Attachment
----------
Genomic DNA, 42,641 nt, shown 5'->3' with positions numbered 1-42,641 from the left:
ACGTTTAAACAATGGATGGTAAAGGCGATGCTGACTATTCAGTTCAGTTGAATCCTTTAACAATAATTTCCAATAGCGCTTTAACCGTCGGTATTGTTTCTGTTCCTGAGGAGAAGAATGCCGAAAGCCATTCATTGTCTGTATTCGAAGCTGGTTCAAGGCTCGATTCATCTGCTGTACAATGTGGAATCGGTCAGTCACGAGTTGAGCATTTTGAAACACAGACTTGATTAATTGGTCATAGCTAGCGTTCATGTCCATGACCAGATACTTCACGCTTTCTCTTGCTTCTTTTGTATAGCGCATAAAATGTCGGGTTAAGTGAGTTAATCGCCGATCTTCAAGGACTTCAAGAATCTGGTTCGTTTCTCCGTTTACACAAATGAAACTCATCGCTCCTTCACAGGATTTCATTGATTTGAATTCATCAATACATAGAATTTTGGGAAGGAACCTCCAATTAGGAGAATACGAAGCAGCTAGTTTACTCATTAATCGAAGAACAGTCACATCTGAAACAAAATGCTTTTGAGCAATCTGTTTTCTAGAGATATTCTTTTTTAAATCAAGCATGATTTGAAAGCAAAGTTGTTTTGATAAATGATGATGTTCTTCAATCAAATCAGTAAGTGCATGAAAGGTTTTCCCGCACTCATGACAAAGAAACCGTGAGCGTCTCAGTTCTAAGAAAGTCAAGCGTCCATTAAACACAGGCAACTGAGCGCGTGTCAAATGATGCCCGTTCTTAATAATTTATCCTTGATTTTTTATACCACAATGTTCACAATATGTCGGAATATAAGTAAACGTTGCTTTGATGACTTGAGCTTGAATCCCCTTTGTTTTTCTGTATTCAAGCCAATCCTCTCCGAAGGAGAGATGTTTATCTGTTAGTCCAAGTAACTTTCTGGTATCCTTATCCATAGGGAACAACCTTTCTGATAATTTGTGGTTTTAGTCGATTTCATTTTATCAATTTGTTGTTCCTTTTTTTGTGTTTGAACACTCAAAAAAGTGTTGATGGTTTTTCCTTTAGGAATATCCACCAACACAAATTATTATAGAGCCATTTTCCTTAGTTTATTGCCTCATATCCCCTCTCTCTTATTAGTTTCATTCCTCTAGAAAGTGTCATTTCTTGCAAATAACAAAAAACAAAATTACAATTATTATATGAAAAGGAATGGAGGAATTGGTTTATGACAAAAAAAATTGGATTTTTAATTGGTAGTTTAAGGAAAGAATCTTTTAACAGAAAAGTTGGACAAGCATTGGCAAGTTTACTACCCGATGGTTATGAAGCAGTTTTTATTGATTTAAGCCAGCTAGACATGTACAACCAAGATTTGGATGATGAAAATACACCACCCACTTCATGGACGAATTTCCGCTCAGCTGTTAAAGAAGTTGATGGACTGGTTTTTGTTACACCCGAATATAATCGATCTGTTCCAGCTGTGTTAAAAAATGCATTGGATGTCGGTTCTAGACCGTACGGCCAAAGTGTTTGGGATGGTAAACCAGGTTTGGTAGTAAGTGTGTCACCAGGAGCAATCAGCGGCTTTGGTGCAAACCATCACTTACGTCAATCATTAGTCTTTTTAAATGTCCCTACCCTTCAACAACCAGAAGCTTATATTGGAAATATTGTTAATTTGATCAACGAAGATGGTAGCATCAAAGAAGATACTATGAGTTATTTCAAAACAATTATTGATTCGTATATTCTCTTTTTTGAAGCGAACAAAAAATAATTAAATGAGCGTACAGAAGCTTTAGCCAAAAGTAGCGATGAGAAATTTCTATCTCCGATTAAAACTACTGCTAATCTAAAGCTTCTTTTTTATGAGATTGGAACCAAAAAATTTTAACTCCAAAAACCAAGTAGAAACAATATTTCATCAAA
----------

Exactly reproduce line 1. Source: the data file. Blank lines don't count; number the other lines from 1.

Genomic DNA, 42,641 nt, shown 5'->3' with positions numbered 1-42,641 from the left: